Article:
A microbiome analysis provides a unique glimpse into your overall health by revealing the type of bacteria living in your intestines. Leon Baginski, MD, FACOG, in Mission Viejo, California, is on the leading edge of this new field, as new studies continue to demonstrate that you can enhance your health and prevent disease by improving the balance of bacteria in your gut. To schedule an appointment, call the office or use the online tool.
The gut microbiome refers to the trillions of bacteria that live in your gastrointestinal tract or the small and large intestines. There are good and bad bacteria in the microbiome; the bad bacteria release toxins that cause inflammation and disease.
The good bacteria, however, are vital for your health because they:
Your gut microbiome directly influences the health of nearly every system in your body.
Tissues designed to prevent harmful substances from getting into your body, while allowing healthy nutrients, medications, and other acceptable substances to pass into your bloodstream, line your entire gastrointestinal tract.
This lining, called the gastrointestinal (GI) barrier, is closely connected to the microbiome. Communication between the barrier, microbiome bacteria, and immune cells determines the strength and activity of your immune system.
Additionally, the microbiome affects the health of the intestinal barrier. When bad bacteria thrive, they can lead to a leaky gut that lets toxins pass into your bloodstream.
A microbiome analysis provides information about the type of bacteria in your gut. Dr. Baginski performs the test by taking a fecal swab to collect a stool sample. He then sends the swab to a lab, where they sequence the genes of the bacteria in the sample.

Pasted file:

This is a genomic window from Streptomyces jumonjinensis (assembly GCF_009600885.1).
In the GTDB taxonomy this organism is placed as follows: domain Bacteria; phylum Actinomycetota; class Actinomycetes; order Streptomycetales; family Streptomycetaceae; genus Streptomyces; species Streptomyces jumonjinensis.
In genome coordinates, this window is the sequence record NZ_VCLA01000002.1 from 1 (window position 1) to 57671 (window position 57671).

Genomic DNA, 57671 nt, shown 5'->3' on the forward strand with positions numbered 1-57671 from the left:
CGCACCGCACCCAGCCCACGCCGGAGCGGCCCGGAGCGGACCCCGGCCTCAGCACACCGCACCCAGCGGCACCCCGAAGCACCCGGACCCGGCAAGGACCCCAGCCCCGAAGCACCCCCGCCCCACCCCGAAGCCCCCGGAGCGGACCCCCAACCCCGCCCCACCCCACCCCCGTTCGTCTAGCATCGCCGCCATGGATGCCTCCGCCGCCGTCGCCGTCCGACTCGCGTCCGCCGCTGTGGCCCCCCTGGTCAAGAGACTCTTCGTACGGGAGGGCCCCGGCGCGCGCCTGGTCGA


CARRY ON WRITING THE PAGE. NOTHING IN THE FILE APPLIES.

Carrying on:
Armed with the results of your analysis, Dr. Baginski can use the information to recommend dietary changes that will improve the balance of bacteria and support your health.
While a microbiome analysis can’t yet diagnose specific health problems, and microbiome research remains a new and exciting field, scientists have already discovered a lot about gut bacteria.
They’ve identified differences in the microbiome between sick and healthy people and learned about bacteria that are associated with specific health conditions.
In addition to your immune system, your microbiome is directly related to the health of your heart and brain. It helps control blood sugar and can contribute to weight gain.
If you’d like to explore the health of your gut microbiome, call the office of Leon Baginski, MD FACOG, or schedule an appointment online.